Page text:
And could there now be a new open seat, one that would be even more terrifying for Republicans? Could the last Republican-held seat of New England finally open up, and then surely send a Democrat to Capitol Hill? It looks like that might be the case. Rep. Chris Shays, who edged out Diane Farrell in 2004 and in 2006 by extremely close margins, is now saying he will bow out if Republican leaders do not support his attempt to become top Republican on the Oversight and Government Reform Committee. Furthermore, he said, if he is promised the spot and then denied after the election, he will immediately resign. Shays added,
“I’m 61 years old. I’ve been in Congress 20 years. If I have to fight to become chairman of a committee, given the job I’ve done, I need to move on.”

There is no doubt that an open seat would make the seat as sure a Democratic pick-up as an open seat can ever be.  But even if he runs he will be one of the top Democratic targets. But Shays is facing a very tough re-election race once again in 2008 against already very well-funded and highly-touted Democrat Jim Himes. Shays was always known as a maverick moderate Republican, but he has become an increasingly loyal GOP house member in recent years by supporting the war effort (remember his seemingly weekly trips to Iraq in 2006?). The Hartford Courant writes:

Four years ago, things were different: Shays was winning elections easily, and he knew he was being punished by House Republican leaders because he led the fight for campaign finance reform. Times now are different. Shays has been a fairly loyal Republican, particularly on the Iraq war, and has been a loyal member of the committee, where he chaired its national security subcommittee before Democrats won control of the House last year.

Then come Republican recruitement failures. The Atlanta Journal-Constitution writes of the dire state of Georgia Republicans, who are failing to come up with serious challengers to two of the most vulnerable Democratic incumbents: Jim Marshall (8th) and John Barrow (12th). Both Democrats barely survived in 2006 (by one-two points each), but Republicans are not setting themselves up for a similar opportunity in 2008, especially against John Barrow. And today, Republican Mike Carey withdrew his candidacy in Ohio’s 18th district, one of the most Republicans in Ohio that is today represented by Democrat Zach Space. OH-18 is supposed to be one of the GOP’s 2-3 top pick-up opportunities, but that still requires them to field a strong candidate.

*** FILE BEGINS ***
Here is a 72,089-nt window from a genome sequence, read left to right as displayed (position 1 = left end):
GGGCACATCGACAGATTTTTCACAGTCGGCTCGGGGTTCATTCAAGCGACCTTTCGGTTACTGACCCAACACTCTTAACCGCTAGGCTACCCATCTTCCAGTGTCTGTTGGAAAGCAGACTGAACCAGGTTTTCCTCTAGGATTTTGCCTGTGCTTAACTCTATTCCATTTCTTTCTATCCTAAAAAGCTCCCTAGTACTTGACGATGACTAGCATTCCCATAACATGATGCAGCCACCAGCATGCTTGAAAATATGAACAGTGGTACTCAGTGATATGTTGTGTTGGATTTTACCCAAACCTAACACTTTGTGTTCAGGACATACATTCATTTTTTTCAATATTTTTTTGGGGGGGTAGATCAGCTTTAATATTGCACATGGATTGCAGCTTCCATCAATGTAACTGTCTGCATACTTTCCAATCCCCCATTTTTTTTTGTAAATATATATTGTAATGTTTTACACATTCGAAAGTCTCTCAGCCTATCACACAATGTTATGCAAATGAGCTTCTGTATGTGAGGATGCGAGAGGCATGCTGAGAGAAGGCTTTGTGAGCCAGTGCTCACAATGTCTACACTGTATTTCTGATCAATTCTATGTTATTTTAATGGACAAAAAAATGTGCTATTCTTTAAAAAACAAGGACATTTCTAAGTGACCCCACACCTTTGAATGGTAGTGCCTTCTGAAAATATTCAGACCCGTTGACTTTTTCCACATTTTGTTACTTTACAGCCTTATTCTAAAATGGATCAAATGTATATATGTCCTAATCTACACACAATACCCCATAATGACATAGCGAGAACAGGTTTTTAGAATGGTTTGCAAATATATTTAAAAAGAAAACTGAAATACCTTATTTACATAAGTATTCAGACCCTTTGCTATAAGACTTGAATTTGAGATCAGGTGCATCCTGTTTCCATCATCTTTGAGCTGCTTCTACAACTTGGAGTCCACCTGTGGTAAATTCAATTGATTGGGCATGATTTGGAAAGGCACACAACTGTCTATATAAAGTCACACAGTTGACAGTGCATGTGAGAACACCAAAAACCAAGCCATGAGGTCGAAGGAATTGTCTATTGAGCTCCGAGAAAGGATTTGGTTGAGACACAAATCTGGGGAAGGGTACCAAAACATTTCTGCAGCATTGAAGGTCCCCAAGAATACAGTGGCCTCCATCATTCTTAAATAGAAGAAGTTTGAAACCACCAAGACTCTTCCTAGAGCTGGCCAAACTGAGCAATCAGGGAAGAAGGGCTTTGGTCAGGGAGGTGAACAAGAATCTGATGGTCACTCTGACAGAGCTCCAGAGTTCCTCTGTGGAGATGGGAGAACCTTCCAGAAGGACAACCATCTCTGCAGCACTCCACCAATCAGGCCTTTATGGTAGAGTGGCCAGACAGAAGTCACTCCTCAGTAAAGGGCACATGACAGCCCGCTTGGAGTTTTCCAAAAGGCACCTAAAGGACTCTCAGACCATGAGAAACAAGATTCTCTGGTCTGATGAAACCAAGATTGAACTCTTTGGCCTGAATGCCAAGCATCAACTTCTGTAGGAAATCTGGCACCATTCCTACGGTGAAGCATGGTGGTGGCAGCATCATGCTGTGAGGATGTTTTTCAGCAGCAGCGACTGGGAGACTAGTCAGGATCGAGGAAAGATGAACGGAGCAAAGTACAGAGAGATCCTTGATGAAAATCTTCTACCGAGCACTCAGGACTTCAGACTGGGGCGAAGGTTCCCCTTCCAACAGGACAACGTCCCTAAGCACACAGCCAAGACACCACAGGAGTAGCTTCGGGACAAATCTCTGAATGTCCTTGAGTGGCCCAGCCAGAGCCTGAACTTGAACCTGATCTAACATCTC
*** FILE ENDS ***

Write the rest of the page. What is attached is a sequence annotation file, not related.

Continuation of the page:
Add to all of this the mounting controversy over Republican House leader Boehner’s assessment that soldiers’ lives and the country’s money is a “small price” to pay for what we are achieving in Iraq. McCain even joined in the fray today, condemning Boehner’s remarks. And the Democrats are pouncing: Kerry – who wrote a piece about this for the Huffington Post, probably enjoying his revenge after the bogus scandal around his botched joke in the fall of 2006 – and Dean denounced Boehner in strong terms.

The picture is certainly not as perfect for Democrats in the House as it is in the Senate, but things are going their way. Check my blog this week-end for ratings of this cycle’s House races.


NY-SD7 Johnson Works, O’Connell Heads Home Early

I wanted to share an anecdote from the campaign trail with everyone.  In New York’s Seventh District, Craig Johnson (D-WFP) is running for an open State Senate seat in a special election set for February 6th.

Last night, while Craig Johnson was rallying supporters and the Working Families Party canvass was knocking on doors and talking to people, Craig’s Republican opponent Maureen O’Connell was sitting at home.

From Spin Cycle:

“One of Nassau Legis. Craig Johnson’s canvassers in the state Senate race ran into Johnson’s opponent, Republican County Clerk Maureen O’Connell, after the campaign worker got a little lost Monday evening.

O’Connell had just pulled into a driveway in the East Williston neighborhood when the canvasser, needing directions, approached her. As they talked, the canvasser recognized O’Connell and she realized she was talking to one of her opponent’s foot soldiers. They exchanged pleasantries and wished each other luck.”

Now, since the WFP is running the canvass, I can give you the inside story straight from the canvasser who talked to her:

“A little after 5:30, I was trying to find an address on my  turf and was looking from the sidewalk at a number on one of the houses from the  street to determine if it was on my walk list.  A woman saw me looking at her house and came out to ask if she could help me.

I recognized her as Maureen O’Connell as soon as she came out because she had an O’Connell lawn sign and I’m friends with one of her former Assembly opponents.  I decided to exchange pleasantries, and we each did some campaigning and talked about the situation in Albany.  Then she realized I was part of the WFP canvass campaigning for Craig Johnson, and we wished each other good luck and parted ways.  I kept canvassing for the rest of the night and she went back inside.”

Gonna have to work harder than that to win this race.

21 more days until Election Day!